WASHINGTON (May 21, 2021)—Today, G7 Climate and Environment Ministers agreed on a number of new commitments, as reflected in a new Communiqué. G7 leaders will meet in June (11-13), where they can take this agenda further. G7 countries are responsible for about 27% of global greenhouse gas emissions and represent more than half of global GDP. They are also responsible for roughly 80% of climate finance flows from developed to developing countries.
Following is a statement from Helen Mountford, Vice President of Climate and Economics at World Resources Institute:
“This G7 Communiqué raises the bar on climate action for all major economies ahead of COP26 in November. Chief among these is the commitment by G7 countries to update 2030 climate targets and long-term strategies aligned with net-zero emissions by 2050, which is critical to keep the 1.5C temperature goal within reach. Notably, they also agreed to regularly update the long-term strategies in the future – essential for keeping pace with the latest science and market developments.
“For the level of ambition shown today to be embraced more broadly, G7 leaders will need to supercharge their support for COVID-19 vaccination deployment in the Global South, as well as their climate finance pledges.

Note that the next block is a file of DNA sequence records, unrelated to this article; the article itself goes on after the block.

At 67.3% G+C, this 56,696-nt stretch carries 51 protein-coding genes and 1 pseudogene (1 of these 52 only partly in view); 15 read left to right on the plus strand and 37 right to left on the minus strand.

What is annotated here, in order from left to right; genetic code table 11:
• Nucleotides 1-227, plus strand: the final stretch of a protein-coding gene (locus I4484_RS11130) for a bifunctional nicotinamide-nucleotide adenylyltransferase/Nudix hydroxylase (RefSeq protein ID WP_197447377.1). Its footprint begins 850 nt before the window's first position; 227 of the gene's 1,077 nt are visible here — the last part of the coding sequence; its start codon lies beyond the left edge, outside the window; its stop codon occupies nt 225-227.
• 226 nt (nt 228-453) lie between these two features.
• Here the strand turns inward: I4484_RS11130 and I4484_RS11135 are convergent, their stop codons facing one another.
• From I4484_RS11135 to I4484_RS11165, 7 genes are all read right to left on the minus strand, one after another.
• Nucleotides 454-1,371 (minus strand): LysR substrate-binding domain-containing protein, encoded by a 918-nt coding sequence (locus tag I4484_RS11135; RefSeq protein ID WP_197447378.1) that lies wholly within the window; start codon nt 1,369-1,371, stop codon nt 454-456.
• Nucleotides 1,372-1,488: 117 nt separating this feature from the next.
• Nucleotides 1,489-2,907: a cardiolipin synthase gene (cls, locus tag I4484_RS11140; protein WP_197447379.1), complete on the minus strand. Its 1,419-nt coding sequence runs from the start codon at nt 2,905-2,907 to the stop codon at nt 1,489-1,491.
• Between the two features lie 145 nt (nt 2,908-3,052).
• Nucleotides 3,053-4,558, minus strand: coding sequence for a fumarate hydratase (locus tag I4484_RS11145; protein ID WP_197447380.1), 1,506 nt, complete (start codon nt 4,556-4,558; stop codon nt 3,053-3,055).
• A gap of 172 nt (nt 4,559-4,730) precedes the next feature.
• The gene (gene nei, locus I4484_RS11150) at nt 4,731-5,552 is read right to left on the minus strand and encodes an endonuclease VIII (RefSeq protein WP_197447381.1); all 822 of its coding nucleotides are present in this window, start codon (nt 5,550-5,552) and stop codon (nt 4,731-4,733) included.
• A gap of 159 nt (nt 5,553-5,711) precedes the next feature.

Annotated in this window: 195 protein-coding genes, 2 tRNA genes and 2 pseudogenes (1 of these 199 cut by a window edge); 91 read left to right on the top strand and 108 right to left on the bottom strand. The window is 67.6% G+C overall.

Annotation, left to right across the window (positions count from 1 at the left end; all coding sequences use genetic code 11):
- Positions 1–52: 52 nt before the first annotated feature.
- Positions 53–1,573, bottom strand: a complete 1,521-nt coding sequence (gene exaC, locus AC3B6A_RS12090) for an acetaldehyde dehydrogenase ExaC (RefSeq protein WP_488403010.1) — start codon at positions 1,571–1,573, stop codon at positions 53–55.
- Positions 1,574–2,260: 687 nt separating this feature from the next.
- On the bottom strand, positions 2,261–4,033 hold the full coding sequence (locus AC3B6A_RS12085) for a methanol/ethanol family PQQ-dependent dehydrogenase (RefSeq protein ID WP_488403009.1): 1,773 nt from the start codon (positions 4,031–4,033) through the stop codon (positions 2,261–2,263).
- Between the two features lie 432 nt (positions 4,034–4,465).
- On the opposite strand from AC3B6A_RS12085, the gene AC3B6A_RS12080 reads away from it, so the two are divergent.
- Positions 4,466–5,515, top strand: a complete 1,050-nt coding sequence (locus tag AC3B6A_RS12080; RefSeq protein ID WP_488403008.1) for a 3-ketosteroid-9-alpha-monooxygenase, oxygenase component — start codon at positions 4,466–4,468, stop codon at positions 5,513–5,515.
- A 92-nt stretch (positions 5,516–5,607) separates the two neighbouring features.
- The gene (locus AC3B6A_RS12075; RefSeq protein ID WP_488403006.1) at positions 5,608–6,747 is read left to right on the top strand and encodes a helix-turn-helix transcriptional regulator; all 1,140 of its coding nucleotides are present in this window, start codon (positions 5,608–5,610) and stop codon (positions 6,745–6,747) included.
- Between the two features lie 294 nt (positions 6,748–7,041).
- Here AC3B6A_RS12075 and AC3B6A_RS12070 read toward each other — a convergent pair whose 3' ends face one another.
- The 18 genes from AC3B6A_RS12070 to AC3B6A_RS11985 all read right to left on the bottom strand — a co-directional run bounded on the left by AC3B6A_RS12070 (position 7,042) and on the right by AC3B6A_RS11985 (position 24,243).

“This Communiqué is the first time G7 countries have collectively committed to establishing concrete pathways to net-zero emissions by mid-century and to regularly updating these strategies. It also makes important commitments to reducing deforestation and advancing nature protection and restoration, including a focus on support for responsible supply chains. Another critical breakthrough is the commitment to take steps to stop the overseas financing of unabated coal by the end of this year. South Korea also recently took such a step, leaving China as the last major investor in overseas coal projects.
“A new independent report produced at the request of the G7 President shows the overwhelming evidence that the transition to a net-zero emissions, climate-resilient world represents the greatest economic, business and commercial possibilities in modern times.
“The gaping hole in climate finance pledges for developing countries remains a major hurdle in seizing this opportunity. The global climate finance target of $100 billion to be delivered annually from 2020 is currently off track. The G7 leaders meeting in June is the obvious moment for these countries to make a serious effort to close the finance gap. It’s not just about money, it’s about our survival, and it’s about trust, solidarity, and justice for the most vulnerable people on Earth.”